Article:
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9. Calamity

The CO2 in the atmophere is the highest it has been in the last million years, (see CO2 DATA) when the temperature was about 3° C before we built industries and poured out carbon dioxide. The oceans were about 15 feet higher.

Scientists know well that effects of 412 ppm CO2 combined with the enormous energy stored in the ocean will have further effect on the climate. What they are counting on is a rapid decline in emissions and a new equalibrium at a higher temperature. But this could easily be 3°C or higher. This would be catastrophic in its effect on the planet’s ability to offer places to live.

While many actions were initiated to help amelorate the effects (e.g. solar power, windmills), actions were not nearly sufficient nor planned and enforced to achieve the necessary result. When the brakes failed we let the train accelerate down hill with hope our primary response. An attempt was made in 1989 by President H.W. Bush in coorporation with the United Nations at least partly in response to a speech to Congress by James Hansen. However, a multitude of pressures and opinions eventually killed the effort. (Click HERE for a link to the original web article and HERE for a reproduction of the text.) This may well be viewed in the future as a pivitol point in the history of humanity, with perhaps John Sonunu playing a decisive roll.

Another attempt was that of Bill McKibben’s organization 350.org that proposed a carbon dioxide level of 350 ppm. This was reasonable in light of the earth’s average CO2 level of the past million years of about 260 ppm. However, this effort also was ineffective.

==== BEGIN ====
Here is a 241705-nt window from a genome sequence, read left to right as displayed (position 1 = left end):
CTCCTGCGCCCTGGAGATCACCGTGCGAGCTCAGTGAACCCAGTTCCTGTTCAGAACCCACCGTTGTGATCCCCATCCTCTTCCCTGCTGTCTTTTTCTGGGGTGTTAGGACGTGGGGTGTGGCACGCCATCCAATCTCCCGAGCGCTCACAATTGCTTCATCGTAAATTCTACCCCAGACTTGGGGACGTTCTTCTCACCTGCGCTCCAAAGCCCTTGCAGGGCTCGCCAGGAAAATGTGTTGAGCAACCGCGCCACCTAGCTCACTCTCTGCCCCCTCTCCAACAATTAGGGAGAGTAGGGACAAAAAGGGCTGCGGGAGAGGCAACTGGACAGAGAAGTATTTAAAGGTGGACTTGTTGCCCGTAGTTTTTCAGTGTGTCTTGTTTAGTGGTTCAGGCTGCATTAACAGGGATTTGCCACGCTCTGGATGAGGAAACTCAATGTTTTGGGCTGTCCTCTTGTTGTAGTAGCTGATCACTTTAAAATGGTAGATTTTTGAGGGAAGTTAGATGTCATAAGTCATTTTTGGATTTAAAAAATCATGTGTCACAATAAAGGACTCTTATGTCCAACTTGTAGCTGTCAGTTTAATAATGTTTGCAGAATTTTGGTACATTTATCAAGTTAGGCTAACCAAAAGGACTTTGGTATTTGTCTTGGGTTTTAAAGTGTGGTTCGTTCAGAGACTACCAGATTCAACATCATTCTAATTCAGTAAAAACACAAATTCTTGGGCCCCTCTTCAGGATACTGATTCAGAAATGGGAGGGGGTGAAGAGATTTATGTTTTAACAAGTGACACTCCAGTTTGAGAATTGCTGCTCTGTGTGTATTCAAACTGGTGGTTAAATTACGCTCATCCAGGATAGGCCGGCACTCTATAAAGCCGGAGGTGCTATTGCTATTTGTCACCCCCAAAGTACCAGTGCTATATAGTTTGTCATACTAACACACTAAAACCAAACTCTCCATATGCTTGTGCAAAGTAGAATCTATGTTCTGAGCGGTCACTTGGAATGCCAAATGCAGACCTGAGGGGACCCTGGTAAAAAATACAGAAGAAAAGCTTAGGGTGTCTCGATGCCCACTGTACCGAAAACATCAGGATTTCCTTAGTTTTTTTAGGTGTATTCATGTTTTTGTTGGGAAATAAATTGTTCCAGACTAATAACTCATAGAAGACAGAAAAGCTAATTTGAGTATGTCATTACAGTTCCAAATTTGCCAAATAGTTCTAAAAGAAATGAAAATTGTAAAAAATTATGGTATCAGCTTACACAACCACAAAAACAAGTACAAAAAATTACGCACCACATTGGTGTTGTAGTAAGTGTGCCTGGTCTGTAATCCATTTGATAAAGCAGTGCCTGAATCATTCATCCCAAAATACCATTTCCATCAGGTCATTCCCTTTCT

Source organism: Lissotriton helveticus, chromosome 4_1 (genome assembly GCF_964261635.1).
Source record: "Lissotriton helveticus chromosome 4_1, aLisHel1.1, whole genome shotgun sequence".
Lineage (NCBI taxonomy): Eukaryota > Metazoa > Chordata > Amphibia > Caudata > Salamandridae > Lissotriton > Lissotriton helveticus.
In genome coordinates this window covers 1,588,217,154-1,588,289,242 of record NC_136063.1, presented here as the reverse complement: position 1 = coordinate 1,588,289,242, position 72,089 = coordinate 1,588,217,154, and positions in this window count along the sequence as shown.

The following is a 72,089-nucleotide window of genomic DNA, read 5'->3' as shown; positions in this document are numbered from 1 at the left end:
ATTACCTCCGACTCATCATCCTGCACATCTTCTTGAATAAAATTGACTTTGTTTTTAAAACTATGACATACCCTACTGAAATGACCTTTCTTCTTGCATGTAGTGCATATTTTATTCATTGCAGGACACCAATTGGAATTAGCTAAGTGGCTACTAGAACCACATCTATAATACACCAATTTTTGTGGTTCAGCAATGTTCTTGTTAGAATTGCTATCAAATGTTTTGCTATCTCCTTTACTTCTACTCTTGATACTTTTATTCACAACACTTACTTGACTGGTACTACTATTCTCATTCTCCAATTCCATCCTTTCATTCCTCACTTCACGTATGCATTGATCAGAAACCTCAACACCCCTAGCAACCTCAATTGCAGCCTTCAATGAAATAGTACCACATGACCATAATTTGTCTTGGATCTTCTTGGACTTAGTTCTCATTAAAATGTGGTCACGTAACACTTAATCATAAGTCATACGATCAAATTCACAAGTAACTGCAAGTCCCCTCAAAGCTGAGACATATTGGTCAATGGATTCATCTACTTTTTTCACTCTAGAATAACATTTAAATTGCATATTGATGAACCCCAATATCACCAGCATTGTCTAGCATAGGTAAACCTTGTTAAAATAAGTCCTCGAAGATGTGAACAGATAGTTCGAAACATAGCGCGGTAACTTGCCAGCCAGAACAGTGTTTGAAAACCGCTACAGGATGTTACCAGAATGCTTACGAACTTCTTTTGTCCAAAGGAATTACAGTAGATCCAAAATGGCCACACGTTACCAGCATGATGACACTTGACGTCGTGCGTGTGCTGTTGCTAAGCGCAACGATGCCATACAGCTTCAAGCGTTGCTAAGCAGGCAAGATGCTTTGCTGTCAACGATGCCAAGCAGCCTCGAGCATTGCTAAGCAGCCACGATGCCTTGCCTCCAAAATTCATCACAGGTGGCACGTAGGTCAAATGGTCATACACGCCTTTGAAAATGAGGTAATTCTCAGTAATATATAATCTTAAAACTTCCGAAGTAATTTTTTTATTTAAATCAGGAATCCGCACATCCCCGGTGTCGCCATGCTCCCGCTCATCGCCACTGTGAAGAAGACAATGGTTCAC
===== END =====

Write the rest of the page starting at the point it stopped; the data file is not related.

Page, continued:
More recently Paris and Katovice attempted to set goals, but there was nothing to make national leaders to take action. These experiences and others point to the problem of comprehending climate change. Despite many horrific events such as heat waves, hurricanes, droughts, wildfires, these events remain difficult to relate to a developing planet-wide catastrophe. They are eposodic in space and time. They leave virtually everyone who should be playing a role unable to rouse either themselves or a nation or the world to the enormous changes necessary. India has built enormous solar capacity but only enough to accommodate growth.

An approximate picture of the future is the graph below. It is simply a one term exponential created by curve fitting to match as closely as possible NASA temperature data from 1860 to 2018. Most analysis use much shorter periods of time and appear more linear. The curve fitting suggests three key points: 1) we are near an inflection point of the temperature curve when the rate of increase will accelerate; 2) we likely have waited too long; 3) keeping on anything resembling the current track will be catastrophic. It reflects the fact that emissions have not been falling as needed and that any hope for a hospitable earth would require widespread use of nuclear power and large scale negative emissions an impossibility with attitudes as they are and at this late date. Could an effort resembling a declaration of war do the job. It would be a miracle. Unfortunate and avoidable nucleaar incidents have prejucided the public against nuclear power. And, despite MIT’s concept of prefab factory construction the cost remeains very high.